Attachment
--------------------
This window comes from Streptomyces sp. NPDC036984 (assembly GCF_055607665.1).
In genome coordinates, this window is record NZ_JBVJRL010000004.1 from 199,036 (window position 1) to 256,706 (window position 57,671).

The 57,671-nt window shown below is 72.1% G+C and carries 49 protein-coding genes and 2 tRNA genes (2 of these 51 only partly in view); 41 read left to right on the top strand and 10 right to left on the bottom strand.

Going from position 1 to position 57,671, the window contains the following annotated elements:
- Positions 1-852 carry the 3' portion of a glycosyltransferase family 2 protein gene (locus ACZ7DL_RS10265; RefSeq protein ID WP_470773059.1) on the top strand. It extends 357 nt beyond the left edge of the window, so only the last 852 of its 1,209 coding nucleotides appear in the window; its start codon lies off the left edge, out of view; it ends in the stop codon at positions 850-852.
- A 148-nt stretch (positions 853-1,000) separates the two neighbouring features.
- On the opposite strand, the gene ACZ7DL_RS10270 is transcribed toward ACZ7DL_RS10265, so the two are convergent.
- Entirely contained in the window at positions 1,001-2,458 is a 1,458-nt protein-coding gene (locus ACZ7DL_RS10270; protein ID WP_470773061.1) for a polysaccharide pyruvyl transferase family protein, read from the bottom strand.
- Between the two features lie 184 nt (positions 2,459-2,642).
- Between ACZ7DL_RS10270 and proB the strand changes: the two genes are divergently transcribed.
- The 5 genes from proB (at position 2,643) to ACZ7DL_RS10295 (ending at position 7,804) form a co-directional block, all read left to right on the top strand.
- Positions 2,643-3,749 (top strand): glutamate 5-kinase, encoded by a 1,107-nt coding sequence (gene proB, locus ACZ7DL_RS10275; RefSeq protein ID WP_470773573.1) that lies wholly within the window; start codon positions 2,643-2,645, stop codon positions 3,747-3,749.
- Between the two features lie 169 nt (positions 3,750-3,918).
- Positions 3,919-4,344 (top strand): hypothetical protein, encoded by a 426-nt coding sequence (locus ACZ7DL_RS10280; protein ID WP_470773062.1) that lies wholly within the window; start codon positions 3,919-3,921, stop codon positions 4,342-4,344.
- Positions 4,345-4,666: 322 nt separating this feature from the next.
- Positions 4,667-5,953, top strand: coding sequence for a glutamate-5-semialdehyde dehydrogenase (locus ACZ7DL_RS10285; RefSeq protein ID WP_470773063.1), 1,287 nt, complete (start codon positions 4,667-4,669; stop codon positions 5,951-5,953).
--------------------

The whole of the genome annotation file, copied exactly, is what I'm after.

This window comes from Streptomyces sp. NPDC036984 (assembly GCF_055607665.1).
In genome coordinates, this window is record NZ_JBVJRL010000004.1 from 199,036 (window position 1) to 256,706 (window position 57,671).

The 57,671-nt window shown below is 72.1% G+C and carries 49 protein-coding genes and 2 tRNA genes (2 of these 51 only partly in view); 41 read left to right on the top strand and 10 right to left on the bottom strand.

Going from position 1 to position 57,671, the window contains the following annotated elements:
- Positions 1-852 carry the 3' portion of a glycosyltransferase family 2 protein gene (locus ACZ7DL_RS10265; RefSeq protein ID WP_470773059.1) on the top strand. It extends 357 nt beyond the left edge of the window, so only the last 852 of its 1,209 coding nucleotides appear in the window; its start codon lies off the left edge, out of view; it ends in the stop codon at positions 850-852.
- A 148-nt stretch (positions 853-1,000) separates the two neighbouring features.
- On the opposite strand, the gene ACZ7DL_RS10270 is transcribed toward ACZ7DL_RS10265, so the two are convergent.
- Entirely contained in the window at positions 1,001-2,458 is a 1,458-nt protein-coding gene (locus ACZ7DL_RS10270; protein ID WP_470773061.1) for a polysaccharide pyruvyl transferase family protein, read from the bottom strand.
- Between the two features lie 184 nt (positions 2,459-2,642).
- Between ACZ7DL_RS10270 and proB the strand changes: the two genes are divergently transcribed.
- The 5 genes from proB (at position 2,643) to ACZ7DL_RS10295 (ending at position 7,804) form a co-directional block, all read left to right on the top strand.
- Positions 2,643-3,749 (top strand): glutamate 5-kinase, encoded by a 1,107-nt coding sequence (gene proB, locus ACZ7DL_RS10275; RefSeq protein ID WP_470773573.1) that lies wholly within the window; start codon positions 2,643-2,645, stop codon positions 3,747-3,749.
- Between the two features lie 169 nt (positions 3,750-3,918).
- Positions 3,919-4,344 (top strand): hypothetical protein, encoded by a 426-nt coding sequence (locus ACZ7DL_RS10280; protein ID WP_470773062.1) that lies wholly within the window; start codon positions 3,919-3,921, stop codon positions 4,342-4,344.
- Positions 4,345-4,666: 322 nt separating this feature from the next.
- Positions 4,667-5,953, top strand: coding sequence for a glutamate-5-semialdehyde dehydrogenase (locus ACZ7DL_RS10285; RefSeq protein ID WP_470773063.1), 1,287 nt, complete (start codon positions 4,667-4,669; stop codon positions 5,951-5,953).